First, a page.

Sugar becomes bitter pill for you and me
Jun 24 2014 , New Delhi
Mills, with excess stocks and nil imports, raise retail prices by up to Rs 10 per kg
Sugar mills raised retail prices by Rs 2 to Rs 10 per kg on Tuesday on the back of Monday’s official decision to raise import duty on sugar to 40 per cent from the prevailing 15 per cent.
But truth is Indian mills, holding excess unsold stocks, have hardly imported any sugar in the past two years for sale in the domestic market.
When contacted by Financial Chronicle, neither government nor sugar industry officials were able to explain why the prices had been raised with such alacrity, when mills have actually been sitting on 2 million tonnes of unsold stocks. This raises serious questions about the mantri-babu-bania nexus or “crony capitalism” at work.
While the commerce ministry’s official data base shows no figures for sugar imports in the past few years, industry insiders confided to this newspaper that only 200,000 tonnes of raw sugar have been imported so far during the current cane crushing calendar (October 2013-September 2014) that to for re-export of refined sugar. In the previous cane-crushing season (October 2012-September 2013) 500,000 tonnes of raw sugar were imported for similar reasons, along with negligible quantities of refined sugar from Pakistan.
The sugar industry seems to have used the cover of import duty hike announced by the government to push up retail prices. This newspaper had alerted such a possibility, while reporting the government decision in its edition on Tuesday.
Prices of both raw and refined white sugar surged at the Vashi wholesale market in Mumbai on Tuesday. This has been attributed to speculative buying by stockists and bulk consumers on the back of the decision to raise import duty.
Apart from increase in duty, the government had provided Rs 4,400 crore worth interest-free loans as a measure to clear up dues payable to cane growers that stood at Rs 11,500 crore. This is in addition to Rs 5,600 crore interest free loan provided by erstwhile UPA government to help the industry out of liquidity crunch ahead of the general election.
It would be premature to conclude if the industry colluded with the government or acted on its own to raise sugar prices.
But the biggest beneficiaries of the government move and the price rise would be the big sugar mills of western Uttar Pradesh and Maharashtra where the BJP won handsomely in the recent Lok Sabha polls.
Union food minister Ram Vilas Paswan held a meeting on Monday with ministerial colleagues Nitin Gadkari, Nirmala Sitharaman, Maneka Gandhi and Kalraj Mishra, where it was decided to continue with the export subsidy of Rs 3,300 per tonne till September, besides imposition of the deterrent hike in customs duty and the interest-free loan to mills to pay back dues to farmers. It cannot yet be said with certainty if, in doing so, the ministers created the loophole for mills to raise prices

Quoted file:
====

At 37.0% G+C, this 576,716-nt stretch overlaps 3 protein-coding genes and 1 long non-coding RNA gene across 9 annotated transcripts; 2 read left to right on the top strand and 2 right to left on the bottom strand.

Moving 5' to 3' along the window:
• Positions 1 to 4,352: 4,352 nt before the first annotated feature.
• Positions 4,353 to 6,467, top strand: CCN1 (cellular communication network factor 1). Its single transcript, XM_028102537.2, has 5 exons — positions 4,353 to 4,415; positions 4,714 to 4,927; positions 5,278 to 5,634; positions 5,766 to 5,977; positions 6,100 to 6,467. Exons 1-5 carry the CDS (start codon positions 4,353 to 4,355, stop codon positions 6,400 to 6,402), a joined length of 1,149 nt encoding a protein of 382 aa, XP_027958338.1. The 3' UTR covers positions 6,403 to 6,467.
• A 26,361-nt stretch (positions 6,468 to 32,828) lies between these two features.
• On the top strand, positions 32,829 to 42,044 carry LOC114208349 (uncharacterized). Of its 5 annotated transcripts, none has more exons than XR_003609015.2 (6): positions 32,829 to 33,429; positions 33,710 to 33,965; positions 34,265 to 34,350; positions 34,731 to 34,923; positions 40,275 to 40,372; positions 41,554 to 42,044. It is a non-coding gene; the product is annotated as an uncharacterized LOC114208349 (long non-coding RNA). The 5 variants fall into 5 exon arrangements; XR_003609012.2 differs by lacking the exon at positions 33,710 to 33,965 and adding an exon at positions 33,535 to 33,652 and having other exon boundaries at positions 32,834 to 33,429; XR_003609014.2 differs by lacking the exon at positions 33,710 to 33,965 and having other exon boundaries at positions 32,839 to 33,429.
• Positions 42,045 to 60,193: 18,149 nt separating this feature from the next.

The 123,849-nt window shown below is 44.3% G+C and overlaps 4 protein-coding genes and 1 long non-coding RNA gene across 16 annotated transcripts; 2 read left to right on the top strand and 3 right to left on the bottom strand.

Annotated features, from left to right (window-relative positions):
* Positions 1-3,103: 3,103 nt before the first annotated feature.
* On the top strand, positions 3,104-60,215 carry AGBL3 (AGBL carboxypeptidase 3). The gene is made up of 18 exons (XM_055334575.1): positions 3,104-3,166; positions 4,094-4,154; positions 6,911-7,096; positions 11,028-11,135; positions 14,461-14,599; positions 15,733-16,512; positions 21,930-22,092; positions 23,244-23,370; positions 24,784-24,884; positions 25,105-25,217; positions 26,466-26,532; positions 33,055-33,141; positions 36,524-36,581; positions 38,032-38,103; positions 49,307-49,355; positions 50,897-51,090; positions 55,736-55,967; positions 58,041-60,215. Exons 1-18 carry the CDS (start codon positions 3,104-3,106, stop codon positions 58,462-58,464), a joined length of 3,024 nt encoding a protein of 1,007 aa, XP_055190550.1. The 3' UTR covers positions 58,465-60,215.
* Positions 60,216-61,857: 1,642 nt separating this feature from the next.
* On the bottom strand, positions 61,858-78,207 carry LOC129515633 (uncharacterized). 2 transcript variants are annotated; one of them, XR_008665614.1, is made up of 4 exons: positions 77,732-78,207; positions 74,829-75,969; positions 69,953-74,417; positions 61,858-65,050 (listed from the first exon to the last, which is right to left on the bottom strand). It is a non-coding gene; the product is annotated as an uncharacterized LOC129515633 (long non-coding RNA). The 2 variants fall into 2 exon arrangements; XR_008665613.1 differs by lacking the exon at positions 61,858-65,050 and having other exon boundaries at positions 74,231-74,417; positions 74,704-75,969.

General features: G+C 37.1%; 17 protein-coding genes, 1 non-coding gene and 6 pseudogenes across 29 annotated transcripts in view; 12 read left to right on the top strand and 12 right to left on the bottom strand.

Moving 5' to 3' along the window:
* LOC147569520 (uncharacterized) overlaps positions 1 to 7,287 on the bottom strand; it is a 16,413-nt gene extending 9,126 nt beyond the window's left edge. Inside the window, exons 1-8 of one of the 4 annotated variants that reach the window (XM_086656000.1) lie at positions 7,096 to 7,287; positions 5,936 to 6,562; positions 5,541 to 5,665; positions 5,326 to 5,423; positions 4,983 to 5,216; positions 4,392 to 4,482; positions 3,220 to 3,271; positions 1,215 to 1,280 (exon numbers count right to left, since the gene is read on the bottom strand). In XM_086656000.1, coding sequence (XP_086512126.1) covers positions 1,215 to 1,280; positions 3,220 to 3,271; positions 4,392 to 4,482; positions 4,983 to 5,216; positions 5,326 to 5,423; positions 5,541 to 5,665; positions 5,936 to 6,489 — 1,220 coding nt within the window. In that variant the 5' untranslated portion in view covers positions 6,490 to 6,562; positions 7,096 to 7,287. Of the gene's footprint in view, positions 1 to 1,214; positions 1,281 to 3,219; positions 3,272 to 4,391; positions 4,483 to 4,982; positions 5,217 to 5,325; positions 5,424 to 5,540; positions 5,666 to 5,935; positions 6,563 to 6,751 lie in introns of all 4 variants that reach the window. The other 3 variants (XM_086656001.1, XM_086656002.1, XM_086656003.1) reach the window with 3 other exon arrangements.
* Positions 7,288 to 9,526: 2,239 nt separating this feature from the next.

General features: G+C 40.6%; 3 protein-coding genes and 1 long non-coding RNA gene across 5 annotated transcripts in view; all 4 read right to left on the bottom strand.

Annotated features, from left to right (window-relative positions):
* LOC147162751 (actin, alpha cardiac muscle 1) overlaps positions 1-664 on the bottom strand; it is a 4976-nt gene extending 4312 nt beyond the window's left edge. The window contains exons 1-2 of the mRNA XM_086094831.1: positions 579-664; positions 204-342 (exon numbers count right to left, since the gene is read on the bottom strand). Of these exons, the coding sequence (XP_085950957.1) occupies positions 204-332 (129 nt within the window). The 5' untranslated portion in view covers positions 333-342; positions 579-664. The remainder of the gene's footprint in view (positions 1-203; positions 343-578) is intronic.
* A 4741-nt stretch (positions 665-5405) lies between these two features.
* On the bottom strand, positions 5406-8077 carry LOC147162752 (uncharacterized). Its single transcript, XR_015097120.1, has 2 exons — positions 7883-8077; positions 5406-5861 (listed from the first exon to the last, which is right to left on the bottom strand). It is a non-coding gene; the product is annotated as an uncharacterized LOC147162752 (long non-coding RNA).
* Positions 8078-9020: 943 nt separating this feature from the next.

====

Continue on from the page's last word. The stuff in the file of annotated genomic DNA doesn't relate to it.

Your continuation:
For the second consecutive day, shares of large sugar mills rose on the stock exchanges, in the wake of the price increase.
Stock prices of the 30 BSE-listed sugar firms rose 9.18 per cent on Tuesday. Piccadily Agro, Bajaj Hindusthan, Ponni Sugars and Ugar Sugar surged between 5 per cent and 10 per cent.
Others, such as Simbhaoli Sugar, Sakthi Sugars, EID Parry and Shree Renuka Sugars, rose between 1.36 per cent and 5 per cent.
The NCDEX sugar M-grade (Delhi) for August delivery was quoting Rs 41, or 1.30 per cent, higher at Rs 3,185 per quintal on Tuesday at 8.15 pm, in addition to 2.31 per cent rise in the preceding session. The commodity’s price had earlier touched an intra-day high of Rs 3,201 per quintal, which was 1.81 per cent higher than its preceding session’s close of Rs 3,144.
Sugar price in the spot market jumped to a month high in Kolhapur mandi at Rs 31.28 per kg, while the price in Kanpur mandi touched Rs 33.33 per kg, a six-month high.
Sugar industry body ISMA has demanded that the centre should convince northern states like Uttar Pradesh to link sugarcane rates with sugar prices.
ISMA president Ajit Shriram said, “We would continue to submit to the government for an immediate policy reform --- adoption of linkage formula for determining the cane price at 70 per cent of the sugar price and its by-products. The industry needs it for the benefit of all stakeholders --- farmers, millers and consumers."
Western and southern states, including Maharashtra, Karnataka and Gujarat follow this kind of system.
Former food minister in the UPA government KV Thomas feared that subsidy burden on PDS sugar would go up due to the government’s action. He also criticized the NDA government’s decision to provide additional Rs 4,400 crore interest-free loan to sugar mills to clear the arrears to cane growers.
Thomas said the government should have instead asked states to link the price of cane with sugar realisation, as recommended by the Rangarajan Committee.
(With inputs from Amit Mudgill in New Delhi)